61: Back! Back,foul apparition ! by Flickr user practicalowl
It's only been in more or less the modern era that the 4 x 6 photo has become a standard size. If you look through your old photo albums, the chances are most of those images are quite a bit smaller than the standard size photos of today. Up until the middle of the 20th century, most photos were 2 1/4" by 3 1/4". Professionals sometimes used a 6 1/2" x 8 1/2" size, but the average hobby photographer generally produced pretty small prints by modern standards. If you want to create a photo that looks to be pre-1950s, stick with that 2 1/4" by 3 1/4" size, or the slightly larger but less common 3 1/4" x 4 1/4" size. And pay attention to any borders that your old prints might have—white borders were common, so keep that in mind when adding the finishing touches to your "vintage" photos.
For the latter part of the 20th century, you can go a bit larger. If you are seeking to re-create the look of a photo shot in the last quarter of the 20th century, you can use a postcard size of 3 1/2" by 5 1/2", which was the standard size through the 70s and into the 80s.
When you're trying to simulate the look of a vintage era photography, it's tempting to just use your post-processing software's built-in sepia function and be done with it. Once again, though, I'd like you to look back through that album full of old photos and count how many of them actually have those brownish sepia tones. Some old photos don't look like that at all—they may have a slightly blue tone or they may be quite neutral, like a standard black and white photo from the modern age. That doesn't mean you should never use sepia, but it's important to recognize which eras produced photos with those slightly brown tones and which eras' images looked more neutral or leaned towards blue.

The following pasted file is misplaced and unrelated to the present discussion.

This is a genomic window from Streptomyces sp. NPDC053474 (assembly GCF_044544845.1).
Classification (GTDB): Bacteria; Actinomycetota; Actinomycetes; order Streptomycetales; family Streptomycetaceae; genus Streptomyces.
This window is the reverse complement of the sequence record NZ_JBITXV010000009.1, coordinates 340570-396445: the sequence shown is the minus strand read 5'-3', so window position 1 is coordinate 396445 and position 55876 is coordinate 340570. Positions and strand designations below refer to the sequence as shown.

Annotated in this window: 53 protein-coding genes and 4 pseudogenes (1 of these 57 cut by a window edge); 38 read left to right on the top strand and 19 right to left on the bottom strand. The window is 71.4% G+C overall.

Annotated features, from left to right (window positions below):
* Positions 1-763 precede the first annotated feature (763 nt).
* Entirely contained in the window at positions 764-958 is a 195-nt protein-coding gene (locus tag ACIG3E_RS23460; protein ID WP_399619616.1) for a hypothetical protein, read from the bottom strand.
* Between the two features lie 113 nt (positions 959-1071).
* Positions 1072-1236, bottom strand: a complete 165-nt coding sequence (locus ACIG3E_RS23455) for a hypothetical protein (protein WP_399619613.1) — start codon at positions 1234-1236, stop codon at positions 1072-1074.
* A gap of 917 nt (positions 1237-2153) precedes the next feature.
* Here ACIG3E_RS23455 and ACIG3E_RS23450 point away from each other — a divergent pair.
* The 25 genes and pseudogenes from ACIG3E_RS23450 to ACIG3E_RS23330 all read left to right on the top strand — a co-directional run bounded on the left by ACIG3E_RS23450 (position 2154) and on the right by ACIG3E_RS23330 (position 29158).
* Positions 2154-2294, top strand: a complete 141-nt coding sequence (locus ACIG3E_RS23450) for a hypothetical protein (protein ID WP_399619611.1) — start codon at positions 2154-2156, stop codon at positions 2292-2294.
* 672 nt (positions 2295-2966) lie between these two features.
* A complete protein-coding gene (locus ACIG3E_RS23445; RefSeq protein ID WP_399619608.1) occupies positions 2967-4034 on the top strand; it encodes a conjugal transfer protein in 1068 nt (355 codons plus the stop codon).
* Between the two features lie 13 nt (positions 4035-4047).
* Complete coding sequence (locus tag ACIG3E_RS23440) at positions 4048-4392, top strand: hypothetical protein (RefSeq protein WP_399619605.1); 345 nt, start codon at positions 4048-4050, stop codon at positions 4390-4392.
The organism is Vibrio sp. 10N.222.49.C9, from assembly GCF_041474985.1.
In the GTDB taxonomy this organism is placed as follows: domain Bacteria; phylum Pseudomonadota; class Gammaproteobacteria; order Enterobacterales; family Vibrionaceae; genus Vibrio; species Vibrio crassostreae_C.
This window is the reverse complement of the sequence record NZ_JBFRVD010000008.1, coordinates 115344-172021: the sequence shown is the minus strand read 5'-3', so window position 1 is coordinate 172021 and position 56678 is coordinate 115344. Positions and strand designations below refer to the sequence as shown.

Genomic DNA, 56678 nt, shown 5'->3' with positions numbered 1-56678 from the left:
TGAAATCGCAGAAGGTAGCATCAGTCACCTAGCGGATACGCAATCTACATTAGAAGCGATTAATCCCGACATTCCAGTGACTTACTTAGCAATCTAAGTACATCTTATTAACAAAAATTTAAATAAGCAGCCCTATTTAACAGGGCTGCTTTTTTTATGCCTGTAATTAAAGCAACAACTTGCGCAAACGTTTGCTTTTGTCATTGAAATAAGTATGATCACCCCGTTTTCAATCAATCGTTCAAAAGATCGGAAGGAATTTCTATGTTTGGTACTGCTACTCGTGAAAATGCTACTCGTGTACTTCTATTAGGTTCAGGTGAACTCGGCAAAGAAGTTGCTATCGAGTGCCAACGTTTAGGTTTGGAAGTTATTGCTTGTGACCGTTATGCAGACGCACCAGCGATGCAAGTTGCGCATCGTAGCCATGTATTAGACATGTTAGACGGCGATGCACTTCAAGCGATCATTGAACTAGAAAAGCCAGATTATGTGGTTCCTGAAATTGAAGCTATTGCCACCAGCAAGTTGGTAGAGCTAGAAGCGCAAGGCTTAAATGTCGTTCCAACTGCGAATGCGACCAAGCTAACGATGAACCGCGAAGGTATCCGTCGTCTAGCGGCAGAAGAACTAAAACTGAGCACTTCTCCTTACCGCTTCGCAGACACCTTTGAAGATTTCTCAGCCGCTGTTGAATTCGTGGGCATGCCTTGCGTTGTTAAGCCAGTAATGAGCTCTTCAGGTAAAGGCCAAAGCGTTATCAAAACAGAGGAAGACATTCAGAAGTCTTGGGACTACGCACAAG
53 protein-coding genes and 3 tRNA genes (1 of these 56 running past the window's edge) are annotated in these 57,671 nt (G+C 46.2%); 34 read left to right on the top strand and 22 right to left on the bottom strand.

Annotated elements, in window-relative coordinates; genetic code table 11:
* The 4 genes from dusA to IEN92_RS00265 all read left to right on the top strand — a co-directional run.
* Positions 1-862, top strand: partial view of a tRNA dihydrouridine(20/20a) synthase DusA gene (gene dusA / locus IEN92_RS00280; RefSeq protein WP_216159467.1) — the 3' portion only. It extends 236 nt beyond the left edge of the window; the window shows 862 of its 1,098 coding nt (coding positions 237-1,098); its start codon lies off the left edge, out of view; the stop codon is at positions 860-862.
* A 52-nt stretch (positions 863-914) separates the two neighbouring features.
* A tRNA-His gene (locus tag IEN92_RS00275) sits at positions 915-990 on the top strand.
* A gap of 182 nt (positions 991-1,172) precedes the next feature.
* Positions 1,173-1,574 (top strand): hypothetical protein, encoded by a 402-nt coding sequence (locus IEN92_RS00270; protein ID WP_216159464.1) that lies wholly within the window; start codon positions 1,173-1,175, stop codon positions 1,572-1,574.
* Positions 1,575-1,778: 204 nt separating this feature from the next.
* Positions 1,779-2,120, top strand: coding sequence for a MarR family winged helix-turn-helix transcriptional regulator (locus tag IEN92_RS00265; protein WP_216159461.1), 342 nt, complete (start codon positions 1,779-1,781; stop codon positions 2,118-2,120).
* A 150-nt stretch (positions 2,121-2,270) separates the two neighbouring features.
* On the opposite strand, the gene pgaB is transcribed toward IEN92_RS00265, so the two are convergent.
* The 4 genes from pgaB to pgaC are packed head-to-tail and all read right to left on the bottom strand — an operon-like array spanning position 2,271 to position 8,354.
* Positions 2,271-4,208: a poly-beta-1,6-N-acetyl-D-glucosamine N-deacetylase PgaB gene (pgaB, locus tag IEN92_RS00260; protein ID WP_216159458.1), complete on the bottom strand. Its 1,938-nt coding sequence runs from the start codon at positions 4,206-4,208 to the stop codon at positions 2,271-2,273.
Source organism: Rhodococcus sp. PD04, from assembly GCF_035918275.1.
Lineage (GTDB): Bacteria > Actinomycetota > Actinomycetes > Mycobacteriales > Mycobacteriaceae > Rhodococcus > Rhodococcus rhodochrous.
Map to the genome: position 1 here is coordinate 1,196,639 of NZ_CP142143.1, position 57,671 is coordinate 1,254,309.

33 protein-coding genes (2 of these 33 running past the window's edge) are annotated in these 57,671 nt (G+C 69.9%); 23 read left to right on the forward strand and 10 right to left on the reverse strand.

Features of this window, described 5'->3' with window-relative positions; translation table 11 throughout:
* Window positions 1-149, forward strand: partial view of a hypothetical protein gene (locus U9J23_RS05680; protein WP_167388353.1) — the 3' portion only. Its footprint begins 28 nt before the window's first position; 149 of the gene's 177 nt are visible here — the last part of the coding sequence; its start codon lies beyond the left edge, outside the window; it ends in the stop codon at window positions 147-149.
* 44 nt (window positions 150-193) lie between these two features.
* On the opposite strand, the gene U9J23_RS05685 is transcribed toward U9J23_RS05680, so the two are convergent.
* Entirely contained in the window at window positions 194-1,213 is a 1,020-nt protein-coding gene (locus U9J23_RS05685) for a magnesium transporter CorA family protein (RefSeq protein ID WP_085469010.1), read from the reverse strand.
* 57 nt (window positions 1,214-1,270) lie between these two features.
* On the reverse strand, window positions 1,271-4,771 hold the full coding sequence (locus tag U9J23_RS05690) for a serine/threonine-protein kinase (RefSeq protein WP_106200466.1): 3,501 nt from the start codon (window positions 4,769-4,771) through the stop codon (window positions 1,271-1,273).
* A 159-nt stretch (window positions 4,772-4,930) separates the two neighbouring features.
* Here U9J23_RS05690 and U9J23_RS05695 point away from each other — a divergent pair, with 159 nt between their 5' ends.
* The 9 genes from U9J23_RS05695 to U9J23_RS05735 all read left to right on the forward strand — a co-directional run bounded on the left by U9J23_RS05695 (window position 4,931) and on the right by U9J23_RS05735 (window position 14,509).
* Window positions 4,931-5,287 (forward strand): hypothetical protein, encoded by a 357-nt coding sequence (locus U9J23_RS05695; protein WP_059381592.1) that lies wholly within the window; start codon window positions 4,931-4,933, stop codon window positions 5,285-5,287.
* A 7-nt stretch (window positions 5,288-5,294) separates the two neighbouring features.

If you decide that sepia is the right color for your image, your post-processing software probably has a sepia setting that you can apply. Alternately, you can simply desaturate the image and then add a little red or yellow until the result starts to look like an old photo. It's helpful to have a photo from the era that you're looking to re-create on hand so that you can match the color—pay attention to how much red or yellow appears to be in the shot and then make the adjustments in your post-processing software until you get something that looks pretty close. Note that your monitor will have to be correctly calibrated to ensure precision--if it's not, you may end up with an image that looks wildly different on paper than it did on your monitor.
Later eras when color photography was gaining popularity are also easy to re-create, but old photos from these eras tended to fade or suffer from some degradation of color, mostly due to the non-archival albums, frames and storage boxes they were kept in. That fading or discoloration is what gives them that distinctive vintage look. Another difference those older color photos had is that they didn't tend to be as saturated as modern photos, so sometimes you can just take down the saturation a little in post-processing and then increase contrast to simulate that old photo look.
Remember when by Flickr user Digital_Third_Eye